Meta Planning Thousands More Job Cuts – Report

Image credit: Meta

Zuckerberg’s promise of “year of efficiency” at Meta likely to entail more job losses, according to media report

Meta Platforms could be about to conduct another round of layoffs, in addition to its previous announcement that it was axing 13 percent of its workforce.

That was Meta’s first -ever major layoff, and now according to a report on Monday on Bloomberg, Meta plans to layoff thousands more staff, as soon as this week.

This second round of cuts within four months is part of Meta’s efficiency drive after a tough 2022, after it contended with a post-pandemic slump in digital ads, coupled with heavy spending that unsettled some investors.

Image credit: Meta
Image credit: Meta

Year of efficiency

Last November Meta had announced it would let go 13 percent of its workforce, which translated into more than 11,000 employees.

CEO Mark Zuckerberg admitted at the time that that he mistakenly believed the surge of e-commerce and revenue growth seen at the start of the Covid pandemic, would continue post Covid.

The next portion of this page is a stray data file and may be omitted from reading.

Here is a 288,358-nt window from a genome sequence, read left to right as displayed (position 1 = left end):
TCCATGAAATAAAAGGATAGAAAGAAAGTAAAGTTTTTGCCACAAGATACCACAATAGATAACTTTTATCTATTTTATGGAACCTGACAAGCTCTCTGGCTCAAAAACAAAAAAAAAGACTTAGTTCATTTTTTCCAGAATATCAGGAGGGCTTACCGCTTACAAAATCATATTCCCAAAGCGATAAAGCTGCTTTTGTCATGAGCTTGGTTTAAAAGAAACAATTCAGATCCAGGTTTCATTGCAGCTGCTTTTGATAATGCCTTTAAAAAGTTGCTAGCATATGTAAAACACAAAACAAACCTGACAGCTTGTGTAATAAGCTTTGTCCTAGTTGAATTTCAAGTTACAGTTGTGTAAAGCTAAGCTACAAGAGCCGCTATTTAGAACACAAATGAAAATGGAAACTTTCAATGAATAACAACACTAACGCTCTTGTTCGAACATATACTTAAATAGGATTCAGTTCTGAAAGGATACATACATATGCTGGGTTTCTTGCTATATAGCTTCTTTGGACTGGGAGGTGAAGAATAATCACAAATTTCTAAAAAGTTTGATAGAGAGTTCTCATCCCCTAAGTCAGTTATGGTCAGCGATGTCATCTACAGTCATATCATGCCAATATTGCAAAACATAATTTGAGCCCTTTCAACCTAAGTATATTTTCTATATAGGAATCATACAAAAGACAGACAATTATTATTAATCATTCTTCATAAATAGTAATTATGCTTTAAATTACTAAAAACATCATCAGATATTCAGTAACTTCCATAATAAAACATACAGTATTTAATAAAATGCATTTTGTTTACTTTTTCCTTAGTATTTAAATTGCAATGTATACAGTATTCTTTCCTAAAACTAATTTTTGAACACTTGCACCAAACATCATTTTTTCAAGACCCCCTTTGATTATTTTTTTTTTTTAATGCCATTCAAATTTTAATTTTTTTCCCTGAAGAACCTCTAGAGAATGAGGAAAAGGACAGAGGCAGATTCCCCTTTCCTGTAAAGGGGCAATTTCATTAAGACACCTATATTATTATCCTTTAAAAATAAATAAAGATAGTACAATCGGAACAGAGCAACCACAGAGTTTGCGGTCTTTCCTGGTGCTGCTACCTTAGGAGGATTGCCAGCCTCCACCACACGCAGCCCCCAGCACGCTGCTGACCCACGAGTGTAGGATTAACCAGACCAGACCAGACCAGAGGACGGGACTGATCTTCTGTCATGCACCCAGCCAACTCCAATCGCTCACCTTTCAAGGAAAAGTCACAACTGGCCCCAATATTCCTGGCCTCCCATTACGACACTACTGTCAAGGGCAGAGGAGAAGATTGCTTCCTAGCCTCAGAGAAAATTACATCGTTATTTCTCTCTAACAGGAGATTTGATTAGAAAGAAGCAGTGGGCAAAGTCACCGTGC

Zuckerberg recognised investor concern in early February after Meta posted a notable decline in profits, coupled with a slight decline in revenues, which lead him to promise investors that 2023 will be a “year of efficiency”.

This was because Meta’s core online advertising business continued to face challenges from the tough digital advertising market, the lingering effects of Apple’s 2021 iOS privacy update, and increased competition from TikTok.

Job cuts

Two weeks ago the Washington Post reported that Meta was planning a fresh round of job cuts in a reorganisation and downsizing effort that could impact thousands of workers.

According to the Washington Post report, Meta planned to push some leaders into lower-level roles “to deflate the company’s hierarchy” and flatten the layers of management between Mark Zuckerberg and the company’s interns.

Now Bloomberg, citing people familiar with the matter, has reported that Meta is planning thousands of more cuts, which could begin as soon as this week.

A Meta spokesperson declined to comment to CNBC about the report.